Longhash Report: Top 1,000 Addresses Have Over 90% Of Stableccoins, Decentralization an Issue?
International economics of the traditional monetary system is plagued with the curse of the impossible trinity, which states that it is impossible to have a fixed foreign exchange rate, free capital movement, and independent monetary policy, all at the same time. Many believed that cryptocurrency was outside this paradox, yet it is not the case.
The blockchain world has derived its own impossible trinity: Being strongly scalable, Being fully decentralized, and Being perfectly secure.
Stablecoins can alleviate their volatility in value through numerous mechanisms. The most common model is to associate a stablecoin’s value to an asset, such as gold, or a basket of assets like multiple fiat currencies or short-term sovereign debt. The downside to such an approach is that the stablecoin’s value would flutter with the asset on which it is built.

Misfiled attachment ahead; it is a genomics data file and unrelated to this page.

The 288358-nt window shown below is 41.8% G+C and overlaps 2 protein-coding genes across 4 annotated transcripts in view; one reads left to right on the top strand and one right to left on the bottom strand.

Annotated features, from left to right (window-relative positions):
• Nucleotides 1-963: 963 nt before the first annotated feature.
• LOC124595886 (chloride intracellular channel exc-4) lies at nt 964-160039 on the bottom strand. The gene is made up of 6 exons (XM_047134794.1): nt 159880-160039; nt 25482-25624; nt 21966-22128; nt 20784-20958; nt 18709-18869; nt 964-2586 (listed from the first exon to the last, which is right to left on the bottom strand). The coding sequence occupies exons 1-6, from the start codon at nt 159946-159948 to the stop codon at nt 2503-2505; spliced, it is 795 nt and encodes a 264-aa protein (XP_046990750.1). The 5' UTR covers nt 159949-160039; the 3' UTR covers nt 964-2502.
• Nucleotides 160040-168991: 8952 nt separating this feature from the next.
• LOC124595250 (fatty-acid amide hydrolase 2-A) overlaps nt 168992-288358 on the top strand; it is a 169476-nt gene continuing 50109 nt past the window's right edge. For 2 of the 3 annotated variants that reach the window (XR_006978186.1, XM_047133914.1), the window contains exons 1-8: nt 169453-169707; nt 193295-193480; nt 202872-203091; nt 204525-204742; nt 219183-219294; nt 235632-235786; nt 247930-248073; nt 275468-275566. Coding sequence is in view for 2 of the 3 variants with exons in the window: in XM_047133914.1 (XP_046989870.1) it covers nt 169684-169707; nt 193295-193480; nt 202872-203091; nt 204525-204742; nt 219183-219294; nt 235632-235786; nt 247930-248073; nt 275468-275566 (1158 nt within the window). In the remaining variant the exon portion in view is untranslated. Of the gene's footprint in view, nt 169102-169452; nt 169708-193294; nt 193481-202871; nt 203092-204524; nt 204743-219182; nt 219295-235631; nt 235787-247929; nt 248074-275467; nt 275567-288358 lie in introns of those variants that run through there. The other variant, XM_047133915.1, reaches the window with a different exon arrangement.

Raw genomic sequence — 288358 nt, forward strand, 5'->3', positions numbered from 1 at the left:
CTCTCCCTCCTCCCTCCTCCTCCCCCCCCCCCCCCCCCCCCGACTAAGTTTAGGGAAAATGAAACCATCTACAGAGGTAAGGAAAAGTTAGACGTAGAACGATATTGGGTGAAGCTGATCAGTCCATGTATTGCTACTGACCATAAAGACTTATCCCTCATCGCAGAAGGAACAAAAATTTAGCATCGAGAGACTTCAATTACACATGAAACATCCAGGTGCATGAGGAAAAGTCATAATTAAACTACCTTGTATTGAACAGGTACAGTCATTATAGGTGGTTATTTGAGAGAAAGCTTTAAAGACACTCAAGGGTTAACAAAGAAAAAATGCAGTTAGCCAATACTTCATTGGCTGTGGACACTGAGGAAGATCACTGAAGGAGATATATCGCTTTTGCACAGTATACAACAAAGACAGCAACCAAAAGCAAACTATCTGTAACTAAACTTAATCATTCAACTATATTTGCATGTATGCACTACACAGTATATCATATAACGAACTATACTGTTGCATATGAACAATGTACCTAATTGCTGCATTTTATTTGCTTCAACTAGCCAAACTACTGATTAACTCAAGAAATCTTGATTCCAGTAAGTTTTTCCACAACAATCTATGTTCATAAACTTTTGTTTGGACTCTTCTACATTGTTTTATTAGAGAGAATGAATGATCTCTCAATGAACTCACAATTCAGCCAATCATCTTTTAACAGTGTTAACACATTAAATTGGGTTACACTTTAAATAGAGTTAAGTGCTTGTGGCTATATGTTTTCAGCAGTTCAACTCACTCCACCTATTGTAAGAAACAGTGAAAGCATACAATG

The only problem is decentralization. They generally guarantee liquidity and stability, but the question of decentralization still remains unanswered. Given below is an analysis of the top 5 stablecoins.
Tether is clearly the most decentralized of the lot, however, it is nowhere close to being a decentralized entity which can be considered as ideal.
The same is the condition of Bitcoin, which has all the three problems of the trilemma. About 40 percent of bitcoin is held by perhaps 1,000 users; at current prices, each may want to sell about half of his or her holdings.
What’s more, the whales can coordinate their moves or preview them to a select few. Many of the large owners have known one another for years and stuck by bitcoin through the early days when it was derided, and they can potentially band together to tank or prop up the market.